# Model-Free Policy Evaluation

The policy evaluation or prediction problem is the problem of estimating the value function $v_{π}$ for a given policy $π$.

I was introduced to two methods:

These are learning methods, to generate the Value Function based on a particular policy.

We say it is Model-Free because we don’t know beforehand how the reward system and dynamics (MDP transitions) works, so we can’t directly solve everything with dynamic programming .

### Why Model-Free Approach?

Why model-free approach, when we can just model the environment as an MDP? Here are some applications (We can create accurate simulators, but they are very computationally expensive):

- Elevator
- Parallel Parking
- Ship Steering
- Helicopter
- Robocup Soccer
- Portfolio management
- Protein Folding
- Robot walking
- Game of Go

For most of these problems, either:

- MDP model is unknown, but experience can be sampled
- MDP model is known, but is too big to use, except by samples

Model-free approaches can solve these problems.

### Insights, connection to Model-Free Control, q-values vs. state-value

For policy evaluation to work for action values, we must assure continual exploration.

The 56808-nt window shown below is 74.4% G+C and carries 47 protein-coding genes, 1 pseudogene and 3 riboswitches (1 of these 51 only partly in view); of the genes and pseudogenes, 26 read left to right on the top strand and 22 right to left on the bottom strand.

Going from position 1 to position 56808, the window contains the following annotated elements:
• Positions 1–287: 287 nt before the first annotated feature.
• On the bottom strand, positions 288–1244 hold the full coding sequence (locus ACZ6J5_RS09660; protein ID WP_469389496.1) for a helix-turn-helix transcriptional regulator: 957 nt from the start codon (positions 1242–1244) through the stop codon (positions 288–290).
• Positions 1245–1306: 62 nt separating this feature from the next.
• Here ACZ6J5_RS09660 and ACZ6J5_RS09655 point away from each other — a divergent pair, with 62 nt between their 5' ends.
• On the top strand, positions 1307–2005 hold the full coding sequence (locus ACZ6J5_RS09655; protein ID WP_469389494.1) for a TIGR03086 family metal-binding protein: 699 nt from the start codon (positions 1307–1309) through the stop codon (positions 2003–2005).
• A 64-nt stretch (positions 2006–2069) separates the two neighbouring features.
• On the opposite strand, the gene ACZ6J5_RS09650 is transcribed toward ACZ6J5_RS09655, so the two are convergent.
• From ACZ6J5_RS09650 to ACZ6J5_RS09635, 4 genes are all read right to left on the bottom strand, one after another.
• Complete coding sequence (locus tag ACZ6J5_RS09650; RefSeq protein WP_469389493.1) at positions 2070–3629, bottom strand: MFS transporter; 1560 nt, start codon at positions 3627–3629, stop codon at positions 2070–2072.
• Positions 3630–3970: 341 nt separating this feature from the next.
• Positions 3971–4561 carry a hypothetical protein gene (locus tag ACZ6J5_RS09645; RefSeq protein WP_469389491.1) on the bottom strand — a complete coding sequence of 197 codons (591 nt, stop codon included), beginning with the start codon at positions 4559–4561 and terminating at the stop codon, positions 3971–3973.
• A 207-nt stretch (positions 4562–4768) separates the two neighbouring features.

When we do MC Learning, and the policy is deterministic, we are just sampling one path. So we are not exploring at all.

To fix this, we can specify that the episodes start in a state–action pair, and that every pair has a nonzero probability of being selected as the start.
→ this is called the assumption of **exploring starts**.

State-value function vs. action-value function. In Model-Free Control, we want to use the action-value (*q-value*) of the value function for it to be useful. The stuff here was explained using the state-value function, but we can easily generalize to q-value functions.

Instead of visiting state, we talk about visiting state-action pairs.

This is why in Model-Free Control techniques, we talk about q-values and rarily state-value functions.

See more on Model-Based vs. Model-Free RL.